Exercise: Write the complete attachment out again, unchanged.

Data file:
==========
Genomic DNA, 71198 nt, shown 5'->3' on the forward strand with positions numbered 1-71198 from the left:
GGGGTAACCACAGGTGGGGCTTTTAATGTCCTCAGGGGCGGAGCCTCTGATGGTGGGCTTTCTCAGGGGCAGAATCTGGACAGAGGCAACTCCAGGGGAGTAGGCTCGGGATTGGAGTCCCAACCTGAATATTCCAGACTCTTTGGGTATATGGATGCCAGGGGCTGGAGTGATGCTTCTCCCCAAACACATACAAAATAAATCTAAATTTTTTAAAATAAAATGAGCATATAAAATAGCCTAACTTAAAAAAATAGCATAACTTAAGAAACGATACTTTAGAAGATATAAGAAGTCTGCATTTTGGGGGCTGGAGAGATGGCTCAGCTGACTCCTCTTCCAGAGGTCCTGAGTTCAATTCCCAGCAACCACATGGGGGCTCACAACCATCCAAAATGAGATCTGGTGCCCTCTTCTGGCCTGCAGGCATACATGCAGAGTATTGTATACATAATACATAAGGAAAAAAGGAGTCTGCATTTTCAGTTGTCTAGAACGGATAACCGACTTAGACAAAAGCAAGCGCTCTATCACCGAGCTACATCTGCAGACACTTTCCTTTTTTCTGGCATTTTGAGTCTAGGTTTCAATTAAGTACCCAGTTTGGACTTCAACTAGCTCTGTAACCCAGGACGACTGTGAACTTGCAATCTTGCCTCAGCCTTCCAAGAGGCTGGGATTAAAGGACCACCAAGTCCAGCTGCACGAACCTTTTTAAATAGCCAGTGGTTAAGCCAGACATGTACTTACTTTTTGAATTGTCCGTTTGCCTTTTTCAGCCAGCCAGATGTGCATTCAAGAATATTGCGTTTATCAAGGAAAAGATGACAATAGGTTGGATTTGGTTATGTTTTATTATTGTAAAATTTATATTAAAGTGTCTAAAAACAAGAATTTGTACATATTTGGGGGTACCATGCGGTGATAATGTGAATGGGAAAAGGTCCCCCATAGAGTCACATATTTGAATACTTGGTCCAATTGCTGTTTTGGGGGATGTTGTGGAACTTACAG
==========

Genomic DNA, 71198 nt, shown 5'->3' on the forward strand with positions numbered 1-71198 from the left:
GGGGTAACCACAGGTGGGGCTTTTAATGTCCTCAGGGGCGGAGCCTCTGATGGTGGGCTTTCTCAGGGGCAGAATCTGGACAGAGGCAACTCCAGGGGAGTAGGCTCGGGATTGGAGTCCCAACCTGAATATTCCAGACTCTTTGGGTATATGGATGCCAGGGGCTGGAGTGATGCTTCTCCCCAAACACATACAAAATAAATCTAAATTTTTTAAAATAAAATGAGCATATAAAATAGCCTAACTTAAAAAAATAGCATAACTTAAGAAACGATACTTTAGAAGATATAAGAAGTCTGCATTTTGGGGGCTGGAGAGATGGCTCAGCTGACTCCTCTTCCAGAGGTCCTGAGTTCAATTCCCAGCAACCACATGGGGGCTCACAACCATCCAAAATGAGATCTGGTGCCCTCTTCTGGCCTGCAGGCATACATGCAGAGTATTGTATACATAATACATAAGGAAAAAAGGAGTCTGCATTTTCAGTTGTCTAGAACGGATAACCGACTTAGACAAAAGCAAGCGCTCTATCACCGAGCTACATCTGCAGACACTTTCCTTTTTTCTGGCATTTTGAGTCTAGGTTTCAATTAAGTACCCAGTTTGGACTTCAACTAGCTCTGTAACCCAGGACGACTGTGAACTTGCAATCTTGCCTCAGCCTTCCAAGAGGCTGGGATTAAAGGACCACCAAGTCCAGCTGCACGAACCTTTTTAAATAGCCAGTGGTTAAGCCAGACATGTACTTACTTTTTGAATTGTCCGTTTGCCTTTTTCAGCCAGCCAGATGTGCATTCAAGAATATTGCGTTTATCAAGGAAAAGATGACAATAGGTTGGATTTGGTTATGTTTTATTATTGTAAAATTTATATTAAAGTGTCTAAAAACAAGAATTTGTACATATTTGGGGGTACCATGCGGTGATAATGTGAATGGGAAAAGGTCCCCCATAGAGTCACATATTTGAATACTTGGTCCAATTGCTGTTTTGGGGGATGTTGTGGAACTTACAG